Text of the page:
private or protected keyword that would make a property of an object private. All of the properties and methods of
create a private state and protect it. Module pattern has evolved over the course of almost 10 years and as a starting point I
am going to use revealing module pattern, which we in our development team just call the module pattern.
this pattern is that you can expose only the properties and methods that you want keeping the rest of them protected in the closure.
this pattern does not allow you to split the code into multiple files. All of the functions have to be within a single file. This
problem is easy to solve with the pattern below. I have also added a few methods and functions that help me demonstrate the beauty
of this approach.
This pattern allows the use of the module even before it is loaded. For example, in the course of your application, you need to
load a module as a separate script. However, before you load it, you want to pass a few variables to it.
In line 1, we declare the module variable as an empty object, if it was not declared before. Then, in lines 2-3 we set a few public
properties that will be passed to the module while it asynchronously loads. The content of the file module.js can be like this
You can augment this module at any time in the future. All you need to do is to repeat the basic structure of the module.
For example, if in addition to the code above you execute the following code
it will extend the module with doSomething() method.
The Prettiest Form
My favorite and, arguably, the most prettiest form of the module pattern with augmentation is achieved when we
call it and pass the context.
Besides using call to invoke the module, this version also uses functional declaration for internal methods, not functional
expressions. If you assign a function to a variable you cannot use this variable before it was declared. However, if you use functional
declarations, you can use them before they were declared. This allows to use functions and then exit the module with return this,
while the implementation of the module follows below. In my view it makes the code easier to follow in large applications.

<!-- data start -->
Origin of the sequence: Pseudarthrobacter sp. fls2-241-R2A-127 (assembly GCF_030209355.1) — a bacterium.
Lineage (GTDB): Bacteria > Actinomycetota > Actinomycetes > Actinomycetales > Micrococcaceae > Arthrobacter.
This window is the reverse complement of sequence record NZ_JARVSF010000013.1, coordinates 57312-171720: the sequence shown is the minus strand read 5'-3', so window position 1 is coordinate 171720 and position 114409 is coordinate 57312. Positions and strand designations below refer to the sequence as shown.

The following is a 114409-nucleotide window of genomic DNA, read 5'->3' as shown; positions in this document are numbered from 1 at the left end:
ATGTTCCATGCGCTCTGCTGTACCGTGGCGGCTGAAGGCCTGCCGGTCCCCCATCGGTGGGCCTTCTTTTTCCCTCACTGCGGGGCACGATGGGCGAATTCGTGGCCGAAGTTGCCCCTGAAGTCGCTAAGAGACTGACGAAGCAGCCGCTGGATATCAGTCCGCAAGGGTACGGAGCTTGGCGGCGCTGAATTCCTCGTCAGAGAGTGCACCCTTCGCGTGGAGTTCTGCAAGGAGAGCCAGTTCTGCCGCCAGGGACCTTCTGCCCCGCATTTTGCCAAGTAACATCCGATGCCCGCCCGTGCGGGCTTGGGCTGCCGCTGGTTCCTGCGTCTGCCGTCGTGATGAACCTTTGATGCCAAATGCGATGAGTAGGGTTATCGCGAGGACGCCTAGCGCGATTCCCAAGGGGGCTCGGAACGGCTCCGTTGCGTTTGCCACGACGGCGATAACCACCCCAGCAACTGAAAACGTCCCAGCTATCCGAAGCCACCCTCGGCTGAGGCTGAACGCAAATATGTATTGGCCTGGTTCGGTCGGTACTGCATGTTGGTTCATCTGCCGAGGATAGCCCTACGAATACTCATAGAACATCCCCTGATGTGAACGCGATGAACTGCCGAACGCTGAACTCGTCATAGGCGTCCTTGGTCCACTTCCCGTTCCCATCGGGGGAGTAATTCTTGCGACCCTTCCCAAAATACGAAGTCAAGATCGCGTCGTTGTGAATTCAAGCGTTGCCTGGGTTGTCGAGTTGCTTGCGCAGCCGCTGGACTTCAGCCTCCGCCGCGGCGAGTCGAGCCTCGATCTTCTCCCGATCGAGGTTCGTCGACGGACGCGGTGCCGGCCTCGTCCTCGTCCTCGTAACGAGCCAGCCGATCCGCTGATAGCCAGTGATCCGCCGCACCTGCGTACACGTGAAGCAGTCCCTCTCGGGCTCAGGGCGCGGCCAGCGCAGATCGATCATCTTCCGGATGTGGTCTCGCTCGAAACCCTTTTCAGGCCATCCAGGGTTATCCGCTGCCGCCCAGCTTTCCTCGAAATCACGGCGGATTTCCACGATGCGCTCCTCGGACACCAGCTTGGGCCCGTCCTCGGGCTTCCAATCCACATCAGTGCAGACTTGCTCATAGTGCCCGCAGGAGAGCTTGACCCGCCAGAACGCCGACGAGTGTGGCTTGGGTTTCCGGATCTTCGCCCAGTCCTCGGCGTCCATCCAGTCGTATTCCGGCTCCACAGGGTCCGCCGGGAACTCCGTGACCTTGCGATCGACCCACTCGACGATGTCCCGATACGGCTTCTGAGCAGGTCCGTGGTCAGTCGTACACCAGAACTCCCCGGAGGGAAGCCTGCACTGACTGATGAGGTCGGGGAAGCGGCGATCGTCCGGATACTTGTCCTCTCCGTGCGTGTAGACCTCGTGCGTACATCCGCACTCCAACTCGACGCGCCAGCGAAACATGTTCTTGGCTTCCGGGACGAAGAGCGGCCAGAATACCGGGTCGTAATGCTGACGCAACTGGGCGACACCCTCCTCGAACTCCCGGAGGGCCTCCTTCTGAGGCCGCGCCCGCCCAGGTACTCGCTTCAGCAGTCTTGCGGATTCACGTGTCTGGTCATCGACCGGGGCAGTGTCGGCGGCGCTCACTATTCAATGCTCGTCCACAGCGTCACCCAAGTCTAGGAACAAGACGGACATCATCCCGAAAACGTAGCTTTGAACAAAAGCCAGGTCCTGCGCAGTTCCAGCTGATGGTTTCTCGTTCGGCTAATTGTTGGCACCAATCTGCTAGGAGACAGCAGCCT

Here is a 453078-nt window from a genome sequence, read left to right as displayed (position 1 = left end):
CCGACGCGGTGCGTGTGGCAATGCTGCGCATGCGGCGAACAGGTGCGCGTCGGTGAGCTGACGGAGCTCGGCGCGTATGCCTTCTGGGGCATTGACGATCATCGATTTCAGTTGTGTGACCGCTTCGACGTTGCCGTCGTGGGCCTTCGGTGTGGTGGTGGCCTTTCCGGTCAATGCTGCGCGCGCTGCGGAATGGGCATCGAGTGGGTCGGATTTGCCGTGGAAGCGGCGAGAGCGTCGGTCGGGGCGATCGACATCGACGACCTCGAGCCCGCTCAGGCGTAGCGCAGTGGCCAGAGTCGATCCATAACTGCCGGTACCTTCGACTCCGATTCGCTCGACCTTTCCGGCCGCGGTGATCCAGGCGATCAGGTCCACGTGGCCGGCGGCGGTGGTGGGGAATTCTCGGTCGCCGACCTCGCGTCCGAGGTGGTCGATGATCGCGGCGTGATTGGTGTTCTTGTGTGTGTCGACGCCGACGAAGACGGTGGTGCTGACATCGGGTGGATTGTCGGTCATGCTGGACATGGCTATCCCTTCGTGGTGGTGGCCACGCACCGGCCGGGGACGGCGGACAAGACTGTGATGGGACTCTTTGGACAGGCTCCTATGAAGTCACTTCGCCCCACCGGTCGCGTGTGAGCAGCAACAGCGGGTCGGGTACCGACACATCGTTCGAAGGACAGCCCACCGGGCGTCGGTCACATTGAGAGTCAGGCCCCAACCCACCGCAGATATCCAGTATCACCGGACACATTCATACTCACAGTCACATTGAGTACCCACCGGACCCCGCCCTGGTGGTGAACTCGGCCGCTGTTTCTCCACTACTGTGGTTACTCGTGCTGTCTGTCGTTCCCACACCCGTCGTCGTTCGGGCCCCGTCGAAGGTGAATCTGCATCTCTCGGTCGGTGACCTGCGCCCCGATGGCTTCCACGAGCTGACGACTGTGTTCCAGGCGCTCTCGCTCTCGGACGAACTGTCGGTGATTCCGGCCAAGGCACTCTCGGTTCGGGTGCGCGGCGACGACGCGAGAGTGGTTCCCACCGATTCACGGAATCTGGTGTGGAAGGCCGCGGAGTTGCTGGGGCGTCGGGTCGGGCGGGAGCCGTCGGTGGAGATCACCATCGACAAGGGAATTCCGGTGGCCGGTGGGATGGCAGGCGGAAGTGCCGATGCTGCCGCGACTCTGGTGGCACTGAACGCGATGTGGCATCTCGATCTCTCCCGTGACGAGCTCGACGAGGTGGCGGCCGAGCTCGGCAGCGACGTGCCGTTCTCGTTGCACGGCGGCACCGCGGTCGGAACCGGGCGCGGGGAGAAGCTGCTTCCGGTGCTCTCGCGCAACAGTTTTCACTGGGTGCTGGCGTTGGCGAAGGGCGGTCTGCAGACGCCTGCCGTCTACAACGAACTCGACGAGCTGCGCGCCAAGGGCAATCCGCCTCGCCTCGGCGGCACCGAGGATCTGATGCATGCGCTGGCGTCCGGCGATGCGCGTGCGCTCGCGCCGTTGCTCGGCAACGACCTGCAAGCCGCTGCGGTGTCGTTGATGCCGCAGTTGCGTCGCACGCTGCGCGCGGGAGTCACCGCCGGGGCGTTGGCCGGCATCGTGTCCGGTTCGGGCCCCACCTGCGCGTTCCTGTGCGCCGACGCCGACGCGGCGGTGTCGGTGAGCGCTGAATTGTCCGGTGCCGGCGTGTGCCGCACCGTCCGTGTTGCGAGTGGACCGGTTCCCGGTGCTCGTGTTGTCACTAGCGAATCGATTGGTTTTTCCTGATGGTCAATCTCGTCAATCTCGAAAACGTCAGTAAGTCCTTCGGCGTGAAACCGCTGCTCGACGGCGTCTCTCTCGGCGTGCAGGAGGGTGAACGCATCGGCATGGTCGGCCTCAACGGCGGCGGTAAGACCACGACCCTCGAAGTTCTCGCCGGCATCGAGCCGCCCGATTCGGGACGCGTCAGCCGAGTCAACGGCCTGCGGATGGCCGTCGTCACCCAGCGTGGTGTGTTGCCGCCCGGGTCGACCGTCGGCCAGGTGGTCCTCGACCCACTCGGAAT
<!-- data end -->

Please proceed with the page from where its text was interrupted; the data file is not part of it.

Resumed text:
The Private Problem
There is one grave problem with the augmented module pattern that is hard to solve. The problem is that augmented portion of the
they have 2 different variable scopes and there is no way to share them.
Looking for a solution, I have come across an article
by Ben Cherry that proposes to solve this problem by sealing and unsealing the private variables. While this is a solution to the
problem, I do not think it is the prettiest one. The problems with this approach are numerous:
As a developer you have an additional burden to seal and unseal private scope.
Private scope must be encapsulated into an object or you would have to seal and unseal each and every variable.
Private scope is not completely protected because anyone can seal and unseal it if they know what they are doing.
problem it is worthwhile to give it a shot. Below is a simple example how eval() can be used
At first I thought I can write a library where I can "hide" eval() and it would do the job for me, but soon I have realized that
in order to access the private scope eval() has to be executed where private scope is visible. Therefore, it must be used within the
module function or within any sub-function of the module function. On the bright side, you can also augment the module following the same
pattern and executing it with eval().
Lastly, there is one more resources I would recommend for further reading. Addy Osmani has written a book called